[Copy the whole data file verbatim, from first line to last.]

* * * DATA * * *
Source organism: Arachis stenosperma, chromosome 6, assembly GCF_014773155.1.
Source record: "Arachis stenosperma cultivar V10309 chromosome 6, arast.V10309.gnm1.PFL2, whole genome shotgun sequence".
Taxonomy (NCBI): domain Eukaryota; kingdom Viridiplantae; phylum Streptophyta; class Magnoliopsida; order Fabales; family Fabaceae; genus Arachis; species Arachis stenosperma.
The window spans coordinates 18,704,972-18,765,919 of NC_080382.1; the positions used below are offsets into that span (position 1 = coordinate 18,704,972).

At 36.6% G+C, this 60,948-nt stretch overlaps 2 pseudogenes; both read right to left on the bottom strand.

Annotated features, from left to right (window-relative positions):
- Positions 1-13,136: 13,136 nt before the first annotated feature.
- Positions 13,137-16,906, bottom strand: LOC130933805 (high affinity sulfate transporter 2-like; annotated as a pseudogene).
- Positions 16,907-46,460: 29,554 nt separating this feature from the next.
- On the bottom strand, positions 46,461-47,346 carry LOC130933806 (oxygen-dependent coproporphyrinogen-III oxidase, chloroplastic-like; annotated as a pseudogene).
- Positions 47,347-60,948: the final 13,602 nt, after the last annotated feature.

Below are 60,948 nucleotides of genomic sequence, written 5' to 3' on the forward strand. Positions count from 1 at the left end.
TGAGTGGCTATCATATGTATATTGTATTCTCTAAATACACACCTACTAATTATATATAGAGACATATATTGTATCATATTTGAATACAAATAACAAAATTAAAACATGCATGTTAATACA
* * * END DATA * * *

Source organism: Arachis stenosperma, chromosome 6, assembly GCF_014773155.1.
Source record: "Arachis stenosperma cultivar V10309 chromosome 6, arast.V10309.gnm1.PFL2, whole genome shotgun sequence".
Taxonomy (NCBI): domain Eukaryota; kingdom Viridiplantae; phylum Streptophyta; class Magnoliopsida; order Fabales; family Fabaceae; genus Arachis; species Arachis stenosperma.
The window spans coordinates 18,704,972-18,765,919 of NC_080382.1; the positions used below are offsets into that span (position 1 = coordinate 18,704,972).

At 36.6% G+C, this 60,948-nt stretch overlaps 2 pseudogenes; both read right to left on the bottom strand.

Annotated features, from left to right (window-relative positions):
- Positions 1-13,136: 13,136 nt before the first annotated feature.
- Positions 13,137-16,906, bottom strand: LOC130933805 (high affinity sulfate transporter 2-like; annotated as a pseudogene).
- Positions 16,907-46,460: 29,554 nt separating this feature from the next.
- On the bottom strand, positions 46,461-47,346 carry LOC130933806 (oxygen-dependent coproporphyrinogen-III oxidase, chloroplastic-like; annotated as a pseudogene).
- Positions 47,347-60,948: the final 13,602 nt, after the last annotated feature.

Below are 60,948 nucleotides of genomic sequence, written 5' to 3' on the forward strand. Positions count from 1 at the left end.
TGAGTGGCTATCATATGTATATTGTATTCTCTAAATACACACCTACTAATTATATATAGAGACATATATTGTATCATATTTGAATACAAATAACAAAATTAAAACATGCATGTTAATACA